UN Secretary General Ban Ki-moon has expressed concern on the increasing polarisation in the Maldives, which has made dialogue among the Government and political parties increasingly difficult. This is the second time during the year when UN chief expressed concern over the increasingly autocratic regime under President Abdulla Yameen.
Ban Ki-moon in a statement released on Saturday said:
Earlier in May, Ban had also expressed the need to establish political dialogue among all stakeholders and urged the Maldivian government to grant clemency to former president Mohamed Nasheed who was locked up in Maafushi jail that time.
Besides the apex human rights body, other human rights watchdog had been expressing concern over the deteriorating political situation in the country. Here’s what all has been said so far:
On Muzzling Political Voice
In September, CHRI said that the nations is sliding into a dictatorial system once again and the situation will soon push the island nation into the brink of violence and anarchy.
Following CHRI’s report Commonwealth had put the Maldives on agenda and threatened suspension by March next year. However, President and his men decided to leave the Commonwealth on October 13.
In August, United States’ lawmakers slammed government by saying that the legitimate political space is “narrowing” in the country. The US blamed government’s intolerance for putting many opposition politicians behind bars adding that they are being sent to jail after flawed judicial processes.
The United Nations High Commissioner for Human Rights, Zeid Ra’ad Al Hussein at the 32nd Human Rights Council session in Geneva in July had expressed concern about the “shrinking democratic space” in the country and said the use of terrorism related charges “troubled” him.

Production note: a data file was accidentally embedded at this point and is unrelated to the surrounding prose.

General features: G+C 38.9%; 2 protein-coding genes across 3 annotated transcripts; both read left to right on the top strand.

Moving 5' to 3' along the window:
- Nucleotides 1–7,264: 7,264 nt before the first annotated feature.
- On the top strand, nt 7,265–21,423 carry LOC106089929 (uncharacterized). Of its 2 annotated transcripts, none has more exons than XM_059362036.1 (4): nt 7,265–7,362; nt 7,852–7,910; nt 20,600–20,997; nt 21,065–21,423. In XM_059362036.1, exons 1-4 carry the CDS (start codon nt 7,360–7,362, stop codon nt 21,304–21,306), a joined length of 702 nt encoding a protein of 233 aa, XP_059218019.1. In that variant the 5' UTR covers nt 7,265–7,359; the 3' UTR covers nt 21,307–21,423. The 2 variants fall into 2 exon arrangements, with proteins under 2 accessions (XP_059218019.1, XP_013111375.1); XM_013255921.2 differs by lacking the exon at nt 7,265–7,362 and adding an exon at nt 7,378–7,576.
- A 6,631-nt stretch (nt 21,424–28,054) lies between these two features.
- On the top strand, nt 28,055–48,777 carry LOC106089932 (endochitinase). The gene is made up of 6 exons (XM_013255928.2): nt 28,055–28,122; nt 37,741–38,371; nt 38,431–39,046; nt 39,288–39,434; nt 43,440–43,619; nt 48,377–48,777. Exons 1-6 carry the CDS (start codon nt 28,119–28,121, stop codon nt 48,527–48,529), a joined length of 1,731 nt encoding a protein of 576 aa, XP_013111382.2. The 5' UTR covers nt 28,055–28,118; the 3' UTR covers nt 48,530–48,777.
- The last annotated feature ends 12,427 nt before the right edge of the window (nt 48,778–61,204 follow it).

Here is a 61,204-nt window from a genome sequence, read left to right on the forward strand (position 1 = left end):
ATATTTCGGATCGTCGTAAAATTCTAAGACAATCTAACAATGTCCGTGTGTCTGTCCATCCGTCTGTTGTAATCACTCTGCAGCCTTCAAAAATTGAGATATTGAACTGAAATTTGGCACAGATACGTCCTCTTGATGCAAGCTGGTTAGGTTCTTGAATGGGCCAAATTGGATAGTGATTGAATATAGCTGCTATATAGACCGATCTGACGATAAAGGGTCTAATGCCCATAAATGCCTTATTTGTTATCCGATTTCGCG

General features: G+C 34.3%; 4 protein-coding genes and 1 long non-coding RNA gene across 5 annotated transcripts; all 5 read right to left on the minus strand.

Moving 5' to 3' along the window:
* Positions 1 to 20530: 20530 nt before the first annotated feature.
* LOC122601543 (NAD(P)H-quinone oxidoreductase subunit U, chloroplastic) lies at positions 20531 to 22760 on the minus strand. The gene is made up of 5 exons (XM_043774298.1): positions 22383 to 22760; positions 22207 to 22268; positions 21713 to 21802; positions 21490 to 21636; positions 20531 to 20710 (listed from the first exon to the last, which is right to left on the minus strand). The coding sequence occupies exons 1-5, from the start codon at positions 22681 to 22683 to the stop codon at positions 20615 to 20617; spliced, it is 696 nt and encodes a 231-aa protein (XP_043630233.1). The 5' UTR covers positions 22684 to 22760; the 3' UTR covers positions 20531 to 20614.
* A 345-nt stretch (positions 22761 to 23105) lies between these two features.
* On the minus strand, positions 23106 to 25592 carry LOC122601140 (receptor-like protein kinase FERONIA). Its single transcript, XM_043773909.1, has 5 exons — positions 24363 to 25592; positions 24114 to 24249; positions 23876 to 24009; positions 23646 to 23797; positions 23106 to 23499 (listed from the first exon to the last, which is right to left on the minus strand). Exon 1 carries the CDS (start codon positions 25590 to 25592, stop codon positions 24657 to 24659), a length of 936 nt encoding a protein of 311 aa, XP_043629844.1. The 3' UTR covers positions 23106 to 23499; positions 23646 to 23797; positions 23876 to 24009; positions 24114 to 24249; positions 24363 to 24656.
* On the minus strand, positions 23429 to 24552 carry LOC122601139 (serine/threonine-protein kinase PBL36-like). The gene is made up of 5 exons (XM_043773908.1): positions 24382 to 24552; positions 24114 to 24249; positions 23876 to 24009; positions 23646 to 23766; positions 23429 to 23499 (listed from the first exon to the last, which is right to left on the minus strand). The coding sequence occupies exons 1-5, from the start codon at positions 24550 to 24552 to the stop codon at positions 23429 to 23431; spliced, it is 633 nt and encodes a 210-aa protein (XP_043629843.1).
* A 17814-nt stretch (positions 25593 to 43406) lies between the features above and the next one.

In July, European Union opposed to capital punishment in “all cases and without exception” and urged government to continue to apply the “’de facto moratorium’” on executions as a first step towards its abolition.
Zeid Ra’ad Al Hussein also expressed worry over implementation of death penalty in the country. He also cited the “flagrant irregularities” in Humam’s trial, describing it as “a rushed process that appears to contravene the Maldives’ own laws and practices and international fair trial standards in a number of respects.”
Four United Nations human rights experts in July also urged the government to halt the execution of Hussain Humam Ahmed, and to re-try him in compliance with international standards.They called on the authorities to uphold the unofficial moratorium on capital punishment in force for the last six decades.
Freedom Of Press
In July, Reporters Without Borders, the international watchdog for press freedom, had termed the Maldives’ government’s assault on the country’s independent media “utterly absurd and unacceptable”. The organization slammed President Abdulla Yameen’s regime after a court banned former journalists with the now-defunct newspaper, Haveeru, from working at any other organization, saying it could only lead to authoritarianism and the end of democracy.
Benjamin Ismaïl, head of Asia-Pacific desk at the RSF, said:
Maldives has been ranked 112th out of 180 countries in RSF’s 2015 World Press Freedom Index, after falling 60 places since 2010.
Nasheed’s Trial & Human Right Abuses
In May, European Union adopted a resolution to adopt a resolution seeking imposition of sanctions on the country, the government has hit back calling it “inappropriate” and “irresponsible”.
The resolution was passed condemning the frequent “human rights abuses” committed during President Abdulla Yameen’s regime.
Around same time, an official fact-finding mission report prepared by the Geneva-based International Commission of Jurists (ICJ) and the South Asians for Human Rights (SAHR) raised questions over the arrest of former Maldivian president Mohamed Nasheed saying that it was without legal basis and that he must be provided with a transparent appeal hearing.
Renowned human rights body Amnesty International termed the conviction of Nasheed after a deeply flawed and politically motivated trial is a “travesty of justice.”